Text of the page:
Today, Palestinians under occupation live in three largely separate locations, the West Bank, East Jerusalem and Gaza. Furthermore, the West Bank is subdivided into more than two dozen enclaves surrounded by Israeli colonies, army camps and territory retained by Israel in spite of its commitment to withdraw under the Oslo Accords.These mini-enclaves, ringed and raided regularly by Israeli troops, can be sealed off at any time. East Jerusalem is similarly divided into pockets, enabling Israel to impose its control on Palestinians who dwell there. This means Palestinians cannot gather in large enough numbers to pose a serious threat to the Israeli security regime by mounting mass action. Consequently, they are confined to home turf and limited to relatively small showings.

When staging demonstrations, Palestinians in the West Bank also face the security apparatus of the Palestinian Authority, which opposes mass action. Hamas is also unwilling to permit large demonstrations in Gaza.

Last weekend, de facto Prime Minister Ismail Haniyeh - possibly under pressure from Cairo - even told Egyptian activists they did not need to march into Gaza Strip to display their devotion to the Palestinian cause. Egyptians turned their attention to the Israeli embassy in Cairo where troops fired into the air to disperse a protest.

Neither Fateh nor Hamas wants to risk large-scale demonstrations at this time. Therefore, in contrast to the situation during the first and second Intifadas, there is no national leadership providing encouragement and guidance for the Palestinians seeking to mount protests.

Those organising the latest demonstrations were Internet activists belonging to the March 15th youth movement and their allies on the ground in Palestine.

The Fateh-dominated Palestinian Authority is, in particular, in a triple bind. It has renounced armed struggle and undertaken to use its security forces to prevent attacks on Israel. The authority has taken a lead only in one non-violent campaign: the effort to enforce a boycott of goods and services produced in Israeli colonies.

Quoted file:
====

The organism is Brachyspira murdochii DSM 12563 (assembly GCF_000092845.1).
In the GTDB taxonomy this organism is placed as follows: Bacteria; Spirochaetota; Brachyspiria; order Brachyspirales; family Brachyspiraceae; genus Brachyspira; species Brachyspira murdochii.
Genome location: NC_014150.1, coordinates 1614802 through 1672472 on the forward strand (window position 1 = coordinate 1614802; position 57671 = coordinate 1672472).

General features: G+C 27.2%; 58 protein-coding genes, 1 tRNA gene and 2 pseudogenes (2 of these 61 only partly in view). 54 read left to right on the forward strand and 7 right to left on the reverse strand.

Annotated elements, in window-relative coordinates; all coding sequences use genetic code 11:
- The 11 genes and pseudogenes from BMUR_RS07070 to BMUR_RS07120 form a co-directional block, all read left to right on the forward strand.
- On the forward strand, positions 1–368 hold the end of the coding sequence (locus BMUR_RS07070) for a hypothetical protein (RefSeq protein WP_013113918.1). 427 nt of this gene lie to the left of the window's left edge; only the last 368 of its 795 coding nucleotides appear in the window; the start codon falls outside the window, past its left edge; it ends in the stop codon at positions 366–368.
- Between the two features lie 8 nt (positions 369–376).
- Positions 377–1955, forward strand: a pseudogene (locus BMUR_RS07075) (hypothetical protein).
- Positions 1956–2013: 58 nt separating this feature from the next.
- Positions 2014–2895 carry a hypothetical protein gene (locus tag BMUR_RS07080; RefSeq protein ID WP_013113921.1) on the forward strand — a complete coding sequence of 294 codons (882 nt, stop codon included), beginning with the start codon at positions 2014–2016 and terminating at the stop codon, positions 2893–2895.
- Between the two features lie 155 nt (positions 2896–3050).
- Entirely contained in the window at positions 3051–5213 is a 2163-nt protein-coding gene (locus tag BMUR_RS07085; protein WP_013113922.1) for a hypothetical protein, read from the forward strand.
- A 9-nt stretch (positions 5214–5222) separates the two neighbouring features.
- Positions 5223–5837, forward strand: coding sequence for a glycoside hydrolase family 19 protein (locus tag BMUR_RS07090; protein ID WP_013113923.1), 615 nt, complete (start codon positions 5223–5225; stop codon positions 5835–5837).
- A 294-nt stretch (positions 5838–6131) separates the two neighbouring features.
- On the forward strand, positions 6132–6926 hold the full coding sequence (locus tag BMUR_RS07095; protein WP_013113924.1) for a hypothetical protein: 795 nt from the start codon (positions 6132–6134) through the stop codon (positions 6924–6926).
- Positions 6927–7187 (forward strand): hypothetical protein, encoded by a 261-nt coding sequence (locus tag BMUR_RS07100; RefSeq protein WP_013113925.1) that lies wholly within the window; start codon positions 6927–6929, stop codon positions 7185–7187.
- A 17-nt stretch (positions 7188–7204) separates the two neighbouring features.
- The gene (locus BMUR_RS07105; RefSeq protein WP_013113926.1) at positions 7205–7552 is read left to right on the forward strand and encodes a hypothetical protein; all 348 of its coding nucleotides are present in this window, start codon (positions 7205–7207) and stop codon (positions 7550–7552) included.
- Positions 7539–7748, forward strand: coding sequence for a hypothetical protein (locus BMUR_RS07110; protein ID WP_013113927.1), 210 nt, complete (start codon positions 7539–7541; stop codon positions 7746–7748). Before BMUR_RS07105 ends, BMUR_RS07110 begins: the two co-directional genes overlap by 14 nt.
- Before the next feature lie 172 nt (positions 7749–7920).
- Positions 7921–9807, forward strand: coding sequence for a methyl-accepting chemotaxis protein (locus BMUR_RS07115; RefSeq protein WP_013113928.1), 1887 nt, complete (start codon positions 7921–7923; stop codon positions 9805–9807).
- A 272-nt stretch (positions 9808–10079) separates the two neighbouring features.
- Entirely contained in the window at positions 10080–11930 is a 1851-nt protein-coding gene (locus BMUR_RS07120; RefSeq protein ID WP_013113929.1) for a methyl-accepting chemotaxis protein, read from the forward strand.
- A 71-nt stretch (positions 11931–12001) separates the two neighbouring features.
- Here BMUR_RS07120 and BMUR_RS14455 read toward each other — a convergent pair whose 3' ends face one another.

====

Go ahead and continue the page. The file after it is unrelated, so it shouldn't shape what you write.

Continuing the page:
However, popular pressure for mass action has risen since the fall of Egyptian president Hosni Mubarak.

The West Bank leadership can no longer afford to ignore the will of the people. This was clearly demonstrated by the belated agreement by Fateh to reconcile with Hamas and form a unity government comprised of technocrats who will have to deal with the situation until elections are held and a power-sharing relationship between Fateh and Hamas is settled at the ballot box. Once a newly elected parliament is in place and a legitimate government is installed, the Palestinian leadership will have to forge a strategy for non-violent resistance, the only alternative to negotiations and armed struggle.

Non-violent resistance has been pioneered by private individuals rather than the authority which, until recently, put all its energies into fruitless negotiations with Israel - which has no intention of allowing a Palestinian state to emerge in the 1967 occupied territories. In 2005, individuals in the Green Line village of Bil’in launched peaceful weekly protests against Israel’s West Bank-East Jerusalem wall and colonies. Other West Bank villages have followed suit, proving that the spirit of resistance remains strong among Palestinians who have local leaders determined to stand up to the Israelis.

Unfortunately, non-violent resistance does not work with the Israelis who always respond with violence to any Palestinian challenge, peaceful or not.

During the first Intifada, this correspondent asked Faisal Husseini, then the senior Fateh figure in occupied Jerusalem, why Palestinians did not adopt a Gandhian strategy. I will never forget this reply: “Palestinians are not Indians, the Israelis are not the British, and we do not have a Gandhi.”